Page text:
Hand, Foot and Mouth Disease (HFMD)
Hand, foot, and mouth disease (HFMD) is caused mostly by enteroviruses (EV) of various types. Although children represent the majority of HFMD sufferers, the condition can affect persons of all ages. In Hong Kong, the annual peak time for HFMD is usually from May to July, but a lesser peak might also occur from October to December. Out of all EVs, Enterovirus 71 (EV71) has a higher risk of developing significant complications such as viral meningitis, encephalitis, poliomyelitis-like paralysis, and so on.
Symptoms of HFMD
The majority of HFMD patients have minimal symptoms and recover in 7 to 10 days. They will usually have a high fever, loss of appetite, weariness, and a sore throat in the beginning. Small red patches or blisters on the tongue, gums, and both sides of the cheeks may emerge inside the oral cavity after a day or two. A non-itchy rash on the palms, soles, buttocks, and genital area is also possible. The rash may be accompanied by blisters in some cases. Meanwhile, some patients may have no symptoms or may have a rash on their skin or mouth ulcers.
Causes of HFMD
Patients’ saliva, nasal or throat discharges, or contact with patients’ ruptured blisters, feces, or other contaminated objects are the primary ways of transmission for HFMD. Enteroviruses are extremely contagious, particularly during the first week after infection. The infection could possibly spread for several weeks through the faeces of the sufferers.
HFMD can strike people of any age at any moment. While adult cases of HFMD can occur, children are more susceptible than adults to develop the condition. The reason for this is that children frequently put their hands in their mouths or touch their noses or eyes directly. If the children’s hands have come into touch with the virus and have not been washed in a timely manner, they will become infected. Furthermore, because schools are hubs for social and group activities, children frequently interact with one another. As a result, their chances of being infected by viruses will increase.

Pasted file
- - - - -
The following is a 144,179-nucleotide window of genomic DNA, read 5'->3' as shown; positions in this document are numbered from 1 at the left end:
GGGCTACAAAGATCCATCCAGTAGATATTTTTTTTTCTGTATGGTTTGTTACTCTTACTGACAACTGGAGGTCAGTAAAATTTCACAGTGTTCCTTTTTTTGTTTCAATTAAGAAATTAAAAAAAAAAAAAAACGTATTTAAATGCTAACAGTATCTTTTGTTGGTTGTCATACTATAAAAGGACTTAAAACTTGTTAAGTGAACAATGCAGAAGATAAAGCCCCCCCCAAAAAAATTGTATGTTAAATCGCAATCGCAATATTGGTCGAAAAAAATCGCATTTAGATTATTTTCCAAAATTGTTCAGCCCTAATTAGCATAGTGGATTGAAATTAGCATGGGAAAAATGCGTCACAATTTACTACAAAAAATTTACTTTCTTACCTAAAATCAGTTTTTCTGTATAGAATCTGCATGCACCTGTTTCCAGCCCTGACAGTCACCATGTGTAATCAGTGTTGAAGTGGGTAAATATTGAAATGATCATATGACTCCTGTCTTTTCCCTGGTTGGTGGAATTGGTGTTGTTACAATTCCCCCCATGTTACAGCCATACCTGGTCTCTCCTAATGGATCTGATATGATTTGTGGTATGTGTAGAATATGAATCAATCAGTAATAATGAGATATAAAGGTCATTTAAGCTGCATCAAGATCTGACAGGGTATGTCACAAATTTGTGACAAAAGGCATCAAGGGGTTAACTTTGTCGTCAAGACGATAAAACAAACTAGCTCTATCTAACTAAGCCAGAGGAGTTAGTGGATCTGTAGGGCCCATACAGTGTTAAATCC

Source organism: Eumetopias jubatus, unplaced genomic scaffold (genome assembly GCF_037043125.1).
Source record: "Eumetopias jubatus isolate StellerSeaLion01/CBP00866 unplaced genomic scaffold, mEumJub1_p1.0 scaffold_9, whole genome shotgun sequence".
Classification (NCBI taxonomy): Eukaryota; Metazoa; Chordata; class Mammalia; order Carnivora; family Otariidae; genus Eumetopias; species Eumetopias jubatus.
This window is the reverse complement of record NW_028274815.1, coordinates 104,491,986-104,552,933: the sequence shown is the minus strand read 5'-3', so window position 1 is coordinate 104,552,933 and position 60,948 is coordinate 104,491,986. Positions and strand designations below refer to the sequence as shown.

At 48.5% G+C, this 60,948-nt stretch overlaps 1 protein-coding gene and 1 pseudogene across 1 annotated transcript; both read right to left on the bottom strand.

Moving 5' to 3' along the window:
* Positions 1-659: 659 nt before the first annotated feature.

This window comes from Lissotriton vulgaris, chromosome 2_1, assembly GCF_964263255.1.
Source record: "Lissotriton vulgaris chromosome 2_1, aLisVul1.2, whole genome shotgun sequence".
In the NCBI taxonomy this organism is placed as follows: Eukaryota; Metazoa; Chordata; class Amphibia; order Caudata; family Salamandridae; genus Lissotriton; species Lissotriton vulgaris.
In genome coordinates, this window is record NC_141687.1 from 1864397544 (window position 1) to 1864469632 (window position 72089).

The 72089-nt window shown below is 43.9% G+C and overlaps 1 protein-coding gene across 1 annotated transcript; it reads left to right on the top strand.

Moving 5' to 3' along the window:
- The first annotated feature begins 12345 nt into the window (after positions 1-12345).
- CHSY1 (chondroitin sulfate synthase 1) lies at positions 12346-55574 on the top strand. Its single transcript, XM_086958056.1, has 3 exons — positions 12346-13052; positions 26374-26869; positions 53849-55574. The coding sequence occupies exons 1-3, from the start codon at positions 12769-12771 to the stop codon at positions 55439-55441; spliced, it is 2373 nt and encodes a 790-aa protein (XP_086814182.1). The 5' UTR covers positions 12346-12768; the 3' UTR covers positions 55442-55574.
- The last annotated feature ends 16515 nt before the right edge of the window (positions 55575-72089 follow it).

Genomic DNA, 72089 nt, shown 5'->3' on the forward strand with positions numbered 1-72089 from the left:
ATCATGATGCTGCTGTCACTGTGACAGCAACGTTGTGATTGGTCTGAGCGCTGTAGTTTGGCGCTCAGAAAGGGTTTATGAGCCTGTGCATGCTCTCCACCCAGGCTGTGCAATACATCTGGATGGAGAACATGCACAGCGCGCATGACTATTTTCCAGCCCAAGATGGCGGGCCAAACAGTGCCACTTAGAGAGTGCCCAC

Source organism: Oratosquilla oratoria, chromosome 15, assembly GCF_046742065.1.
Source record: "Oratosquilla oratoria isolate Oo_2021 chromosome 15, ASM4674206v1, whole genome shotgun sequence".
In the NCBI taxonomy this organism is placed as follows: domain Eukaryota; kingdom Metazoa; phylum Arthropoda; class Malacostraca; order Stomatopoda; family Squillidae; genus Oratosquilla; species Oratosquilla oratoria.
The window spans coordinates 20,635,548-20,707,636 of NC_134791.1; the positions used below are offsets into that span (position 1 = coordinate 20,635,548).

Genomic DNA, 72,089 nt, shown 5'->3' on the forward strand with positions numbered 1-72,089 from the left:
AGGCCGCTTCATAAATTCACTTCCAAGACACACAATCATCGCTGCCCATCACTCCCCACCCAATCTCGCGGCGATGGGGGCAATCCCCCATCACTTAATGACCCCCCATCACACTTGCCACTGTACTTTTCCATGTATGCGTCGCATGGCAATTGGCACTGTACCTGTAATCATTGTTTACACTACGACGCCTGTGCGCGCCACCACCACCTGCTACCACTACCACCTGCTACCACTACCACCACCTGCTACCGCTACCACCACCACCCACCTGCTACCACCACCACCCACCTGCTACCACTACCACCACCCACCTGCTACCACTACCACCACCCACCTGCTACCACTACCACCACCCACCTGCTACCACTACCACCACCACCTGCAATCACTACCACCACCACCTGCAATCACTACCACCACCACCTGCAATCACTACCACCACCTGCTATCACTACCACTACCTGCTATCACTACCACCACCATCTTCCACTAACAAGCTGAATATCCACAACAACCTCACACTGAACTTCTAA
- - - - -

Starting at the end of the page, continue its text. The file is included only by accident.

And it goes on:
Preventation of HFMD
After healing from HFMD, our bodies create antibodies against the matching enterovirus. Patients will not develop immunity against infections caused by other enteroviruses in the future since HFMD can be caused by a variety of enteroviruses.
Because there is no vaccination to prevent HFMD, persons can maintain personal and environmental hygiene by doing the following:
1. Develop good personal hygiene habits
- Hands must be washed often. Wash hands for at least 20 seconds with liquid soap or with a 70 per cent alcohol-based hand rub. Keep your hands clean at all times.
- When sneezing or coughing, use a tissue to cover your mouth and nose. After using the tissues, dispose of them in covered trash bins and wash your hands.
- Avoid sharing food or personal items with others.
- If you’re feeling ill, see a doctor and stay away from crowded areas.
2. Keep the environment clean
- Wipe and disinfect regularly touched surfaces with diluted bleach (1:99). Disinfect places infected by respiratory secretions, vomitus, or faeces with 1:49 diluted bleach.
- During HFMD outbreaks at school, stay away from group activities as much as possible.